Friday, September 30, 2022

A look at transit and customs problems in Afghanistan

Iran’s access to high seas means it can perform better than Turkey and Pakistan in helping foster Afghanistan’s trade ties with the rest of the world.

Afghanistan has been trying for a long time to become a member of Transports Internationaux Routiers (International Road Transports, or TIR). “Afghanistan applied for TIR membership in 1976, yet unfortunately, TIR turned down the application, citing civil war in the country. The country eventually managed to become a member of TIR in September 2013,” a report by the Public Relations Department of Iran’s Chamber of Commerce quoted Afghan Customs Agent Alireza Sadrikhah as saying.

Sadrikhah described Iran’s geographic position as important for Afghanistan’s international trade and said, “Iran’s access to high seas makes it the best route for trade exchanges in the region; it can also offer common benefits to all regional nations.”

“Studies suggest Iran’s transit route is the best to Central Asia, Afghanistan and northern Iraq,” said President of the board and CEO of Bar Baran International Shipping Agency and Forwarding Company Farid Saffarzadeh. He called for improvement in the TIR trend as far as transport between the United Arab Emirates, Afghanistan and Iran is concerned.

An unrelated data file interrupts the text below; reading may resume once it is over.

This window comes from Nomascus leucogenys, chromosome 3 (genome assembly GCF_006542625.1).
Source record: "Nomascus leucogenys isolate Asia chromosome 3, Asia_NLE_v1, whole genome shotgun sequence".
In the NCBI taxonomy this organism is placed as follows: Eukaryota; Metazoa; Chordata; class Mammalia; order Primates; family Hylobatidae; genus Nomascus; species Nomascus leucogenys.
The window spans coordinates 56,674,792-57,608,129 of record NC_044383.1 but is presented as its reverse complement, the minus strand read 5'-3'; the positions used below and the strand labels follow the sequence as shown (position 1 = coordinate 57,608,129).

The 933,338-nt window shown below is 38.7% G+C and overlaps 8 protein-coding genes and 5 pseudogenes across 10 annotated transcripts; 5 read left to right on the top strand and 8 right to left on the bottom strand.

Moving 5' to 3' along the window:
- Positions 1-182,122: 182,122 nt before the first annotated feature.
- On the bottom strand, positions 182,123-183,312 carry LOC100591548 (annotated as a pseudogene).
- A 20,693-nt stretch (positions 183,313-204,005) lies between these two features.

He added, “In terms of transport, two criteria must be observed. First, transit services should be provided for shipping companies. Second, security is so important. Iran enjoys a better geopolitical position than Turkey and Pakistan, which have a longer transit path with more overheads. All in all, Iran seems to be the best option.”


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